(Updates throughout with jobs data, quotes, prices)
* U.S. jobless rate tumbles to near-4 year low * Gold briefly goes sub-$1,780 before steadying * Data not seen altering U.S. employment trajectory By Clare Hutchison
LONDON, Oct 5 (Reuters) - Gold fell from an 11-month high hit earlier on Friday after the number of U.S. jobless fell to their lowest in nearly four years, but prices steadied at lower levels as the employment data was not seen altering a low interest rate environment.
The U.S. Bureau of Labour Statistics reported on Friday that 114,000 workers were added to non-farm payrolls in September. Analysts polled by Reuters had forecast a rise of 113,000 workers.
Spot gold dipped to $1,778.10 per ounce after the data, having earlier touched an 11-month high above $1,795. Prices later trimmed losses to $1,783.59 by 1339 GMT, down 0.3 percent on the day.
U.S. gold futures were down 0.7 percent at $1,784.60.
Analysts said the data showed the U.S. economy, the world's largest, was not heading back into a recession, and had encouraged investors to take on riskier bets with stock markets rising.
"I think generally the data was quite positive for risk appetite so we may have seen some safe haven buying coming out of gold," said Standard Chartered analyst Daniel Smith.
The impact is expected to be muted however thanks to the very low interest rate environment created by major central banks, which have moved to make monetary policy more accommodative, boosting the metal's appeal as an inflation hedge.
The Federal Reserve's decision to embark on a third round of quantitative easing was a trigger for gold's 10-percent rally in the third quarter.
"I think there are some good perspectives for gold going forward given that we've had promises from major central banks to keep interest rates low for a very long time," said Christen Tuxen at Danske Bank.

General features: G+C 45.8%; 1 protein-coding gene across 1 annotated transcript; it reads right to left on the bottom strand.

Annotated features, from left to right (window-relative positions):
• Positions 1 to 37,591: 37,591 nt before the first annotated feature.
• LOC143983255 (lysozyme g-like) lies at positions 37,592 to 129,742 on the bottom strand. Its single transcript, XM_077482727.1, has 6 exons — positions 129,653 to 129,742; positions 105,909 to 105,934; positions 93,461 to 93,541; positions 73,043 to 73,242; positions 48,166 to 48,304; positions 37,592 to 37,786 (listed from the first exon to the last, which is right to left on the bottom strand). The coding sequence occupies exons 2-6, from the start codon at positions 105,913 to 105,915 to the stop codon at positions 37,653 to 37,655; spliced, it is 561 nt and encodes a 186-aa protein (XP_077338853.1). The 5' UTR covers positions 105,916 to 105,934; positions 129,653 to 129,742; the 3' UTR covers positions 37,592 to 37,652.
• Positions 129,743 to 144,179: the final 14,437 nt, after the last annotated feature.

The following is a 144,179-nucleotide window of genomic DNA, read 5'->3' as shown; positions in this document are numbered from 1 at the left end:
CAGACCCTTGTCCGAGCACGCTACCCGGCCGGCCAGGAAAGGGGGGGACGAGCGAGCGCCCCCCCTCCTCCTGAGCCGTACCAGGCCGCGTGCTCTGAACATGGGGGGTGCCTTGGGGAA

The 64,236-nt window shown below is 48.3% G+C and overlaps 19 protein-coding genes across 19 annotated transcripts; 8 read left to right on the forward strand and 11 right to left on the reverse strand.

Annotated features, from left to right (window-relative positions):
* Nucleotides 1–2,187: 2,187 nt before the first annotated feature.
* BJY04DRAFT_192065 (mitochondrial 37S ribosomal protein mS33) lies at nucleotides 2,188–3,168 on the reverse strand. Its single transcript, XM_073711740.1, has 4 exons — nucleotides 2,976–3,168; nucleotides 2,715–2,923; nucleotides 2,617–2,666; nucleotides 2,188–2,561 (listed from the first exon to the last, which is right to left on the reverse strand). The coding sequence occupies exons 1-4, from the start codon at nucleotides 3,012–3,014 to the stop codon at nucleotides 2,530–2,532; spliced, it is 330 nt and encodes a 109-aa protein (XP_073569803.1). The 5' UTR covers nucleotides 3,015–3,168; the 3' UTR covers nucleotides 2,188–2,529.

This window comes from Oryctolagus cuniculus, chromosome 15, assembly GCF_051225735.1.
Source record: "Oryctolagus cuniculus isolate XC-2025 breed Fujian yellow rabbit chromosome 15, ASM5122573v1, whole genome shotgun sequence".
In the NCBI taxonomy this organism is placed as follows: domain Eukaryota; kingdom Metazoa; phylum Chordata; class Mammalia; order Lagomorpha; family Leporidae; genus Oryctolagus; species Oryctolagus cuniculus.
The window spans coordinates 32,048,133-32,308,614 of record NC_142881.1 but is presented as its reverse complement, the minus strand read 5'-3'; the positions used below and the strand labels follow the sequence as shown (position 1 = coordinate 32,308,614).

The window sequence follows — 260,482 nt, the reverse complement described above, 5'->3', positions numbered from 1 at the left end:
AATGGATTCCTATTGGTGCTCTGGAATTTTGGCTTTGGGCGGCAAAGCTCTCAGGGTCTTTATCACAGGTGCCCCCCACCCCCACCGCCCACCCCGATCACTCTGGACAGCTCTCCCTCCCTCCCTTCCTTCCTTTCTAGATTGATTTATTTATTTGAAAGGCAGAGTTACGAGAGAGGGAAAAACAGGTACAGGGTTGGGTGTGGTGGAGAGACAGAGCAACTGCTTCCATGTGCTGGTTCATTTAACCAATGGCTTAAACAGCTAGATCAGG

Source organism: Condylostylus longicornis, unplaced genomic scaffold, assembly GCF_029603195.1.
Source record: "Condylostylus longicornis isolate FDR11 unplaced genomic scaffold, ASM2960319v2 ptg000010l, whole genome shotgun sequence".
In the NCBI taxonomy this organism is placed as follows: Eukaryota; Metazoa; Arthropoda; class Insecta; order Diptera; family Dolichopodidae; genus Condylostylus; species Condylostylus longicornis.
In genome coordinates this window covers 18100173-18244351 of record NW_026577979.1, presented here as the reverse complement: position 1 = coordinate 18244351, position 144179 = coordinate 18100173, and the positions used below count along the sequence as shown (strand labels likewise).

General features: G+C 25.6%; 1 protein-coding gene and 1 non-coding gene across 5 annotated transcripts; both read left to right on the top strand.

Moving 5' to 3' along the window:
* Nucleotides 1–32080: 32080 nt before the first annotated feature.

The European Central Bank kept interest rates unchanged on Thursday and said it was ready to buy more government bonds from debt-laden nations, as risks to growth remained.
Exchange-traded funds backed by physical gold increased their holdings of the metal, adding another 418,611 ounces on Oct. 4. SPDR Gold Trust , the world's largest gold ETF, reported record holdings of 1,333.44 tonnes of bullion on Thursday.
SOUTH AFRICAN STRIKES INTENSIFY
Gold priced in South African rand hit a record high at 15,366.38 rand per ounce on Friday, as labour unrest continued to grip Africa's biggest economy. The South African currency fell 1.2 percent against the dollar earlier in the day.
Anglo American Platinum , the world's top producer of platinum, said on Friday it had fired 12,000 workers who had participated in a three-week illegal strike. Amplats said the industrial action had cost it 39,000 ounces in lost output, which accounted for 700 million rand ($82.27 million) in revenue. ($1 = 8.5083 South African rand)
The unrest has spread across other industries in South Africa. Oil-producer Shell declared force majeure on fuel deliveries on Friday. Force majeure is a measure that allows a company to sidestep its contractual obligations due to events beyond its control.
However, the strikes in South Africa, accounting for 80 percent of the world's platinum reserves, failed to support prices among the platinum group metals.
Spot platinum was up 0.1 percent on the day at $1,709.49 per ounce, after reaching a seven-month high earlier in the session. The metal was heading for its ninth session of gains and a weekly rise of 2.8 percent.
Spot palladium was down 0.9 percent to $662.47 per ounce and silver drifted lower, with spot prices down 0.5 percent at $34.80 an ounce.
(Additional reporting by Rujun Shen in Singapore; editing by Veronica Brown and James Jukwey)
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Keywords: MARKETS PRECIOUS